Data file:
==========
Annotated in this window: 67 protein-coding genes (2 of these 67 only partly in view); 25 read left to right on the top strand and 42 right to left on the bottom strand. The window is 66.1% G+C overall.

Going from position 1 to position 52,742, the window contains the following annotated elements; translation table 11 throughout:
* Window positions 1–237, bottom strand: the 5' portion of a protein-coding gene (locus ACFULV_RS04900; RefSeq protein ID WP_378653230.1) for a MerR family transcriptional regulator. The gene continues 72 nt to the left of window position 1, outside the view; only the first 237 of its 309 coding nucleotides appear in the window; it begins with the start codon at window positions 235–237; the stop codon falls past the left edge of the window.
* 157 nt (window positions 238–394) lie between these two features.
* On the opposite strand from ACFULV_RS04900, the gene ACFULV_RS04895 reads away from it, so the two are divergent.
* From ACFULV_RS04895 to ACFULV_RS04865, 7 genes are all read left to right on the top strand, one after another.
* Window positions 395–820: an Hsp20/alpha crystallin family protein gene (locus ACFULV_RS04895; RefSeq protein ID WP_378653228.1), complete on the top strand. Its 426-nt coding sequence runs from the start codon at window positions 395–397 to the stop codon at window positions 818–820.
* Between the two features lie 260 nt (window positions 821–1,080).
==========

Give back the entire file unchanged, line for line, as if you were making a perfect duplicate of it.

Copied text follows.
Annotated in this window: 67 protein-coding genes (2 of these 67 only partly in view); 25 read left to right on the top strand and 42 right to left on the bottom strand. The window is 66.1% G+C overall.

Going from position 1 to position 52,742, the window contains the following annotated elements; translation table 11 throughout:
* Window positions 1–237, bottom strand: the 5' portion of a protein-coding gene (locus ACFULV_RS04900; RefSeq protein ID WP_378653230.1) for a MerR family transcriptional regulator. The gene continues 72 nt to the left of window position 1, outside the view; only the first 237 of its 309 coding nucleotides appear in the window; it begins with the start codon at window positions 235–237; the stop codon falls past the left edge of the window.
* 157 nt (window positions 238–394) lie between these two features.
* On the opposite strand from ACFULV_RS04900, the gene ACFULV_RS04895 reads away from it, so the two are divergent.
* From ACFULV_RS04895 to ACFULV_RS04865, 7 genes are all read left to right on the top strand, one after another.
* Window positions 395–820: an Hsp20/alpha crystallin family protein gene (locus ACFULV_RS04895; RefSeq protein ID WP_378653228.1), complete on the top strand. Its 426-nt coding sequence runs from the start codon at window positions 395–397 to the stop codon at window positions 818–820.
* Between the two features lie 260 nt (window positions 821–1,080).